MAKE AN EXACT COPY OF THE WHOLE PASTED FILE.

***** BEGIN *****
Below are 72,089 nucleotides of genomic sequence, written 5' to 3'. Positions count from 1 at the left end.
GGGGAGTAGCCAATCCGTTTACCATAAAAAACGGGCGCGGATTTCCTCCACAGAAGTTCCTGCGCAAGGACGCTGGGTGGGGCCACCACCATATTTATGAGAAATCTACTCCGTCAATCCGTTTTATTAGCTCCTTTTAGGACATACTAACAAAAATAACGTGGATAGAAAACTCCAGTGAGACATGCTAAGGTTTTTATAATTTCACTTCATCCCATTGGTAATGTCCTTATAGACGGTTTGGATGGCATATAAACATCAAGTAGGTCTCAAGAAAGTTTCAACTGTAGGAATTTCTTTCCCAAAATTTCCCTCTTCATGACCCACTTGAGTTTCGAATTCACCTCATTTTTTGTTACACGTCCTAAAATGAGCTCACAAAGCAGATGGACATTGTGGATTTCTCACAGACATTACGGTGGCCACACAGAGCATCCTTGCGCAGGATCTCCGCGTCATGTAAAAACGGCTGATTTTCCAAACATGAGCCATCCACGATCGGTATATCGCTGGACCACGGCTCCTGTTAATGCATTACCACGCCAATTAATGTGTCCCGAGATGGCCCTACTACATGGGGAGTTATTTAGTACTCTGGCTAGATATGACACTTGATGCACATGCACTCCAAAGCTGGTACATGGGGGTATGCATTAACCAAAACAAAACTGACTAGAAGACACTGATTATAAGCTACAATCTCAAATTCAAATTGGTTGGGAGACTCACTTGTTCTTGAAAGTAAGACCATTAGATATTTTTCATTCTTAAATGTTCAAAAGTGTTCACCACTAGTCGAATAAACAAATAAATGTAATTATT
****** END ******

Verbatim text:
Below are 72,089 nucleotides of genomic sequence, written 5' to 3'. Positions count from 1 at the left end.
GGGGAGTAGCCAATCCGTTTACCATAAAAAACGGGCGCGGATTTCCTCCACAGAAGTTCCTGCGCAAGGACGCTGGGTGGGGCCACCACCATATTTATGAGAAATCTACTCCGTCAATCCGTTTTATTAGCTCCTTTTAGGACATACTAACAAAAATAACGTGGATAGAAAACTCCAGTGAGACATGCTAAGGTTTTTATAATTTCACTTCATCCCATTGGTAATGTCCTTATAGACGGTTTGGATGGCATATAAACATCAAGTAGGTCTCAAGAAAGTTTCAACTGTAGGAATTTCTTTCCCAAAATTTCCCTCTTCATGACCCACTTGAGTTTCGAATTCACCTCATTTTTTGTTACACGTCCTAAAATGAGCTCACAAAGCAGATGGACATTGTGGATTTCTCACAGACATTACGGTGGCCACACAGAGCATCCTTGCGCAGGATCTCCGCGTCATGTAAAAACGGCTGATTTTCCAAACATGAGCCATCCACGATCGGTATATCGCTGGACCACGGCTCCTGTTAATGCATTACCACGCCAATTAATGTGTCCCGAGATGGCCCTACTACATGGGGAGTTATTTAGTACTCTGGCTAGATATGACACTTGATGCACATGCACTCCAAAGCTGGTACATGGGGGTATGCATTAACCAAAACAAAACTGACTAGAAGACACTGATTATAAGCTACAATCTCAAATTCAAATTGGTTGGGAGACTCACTTGTTCTTGAAAGTAAGACCATTAGATATTTTTCATTCTTAAATGTTCAAAAGTGTTCACCACTAGTCGAATAAACAAATAAATGTAATTATT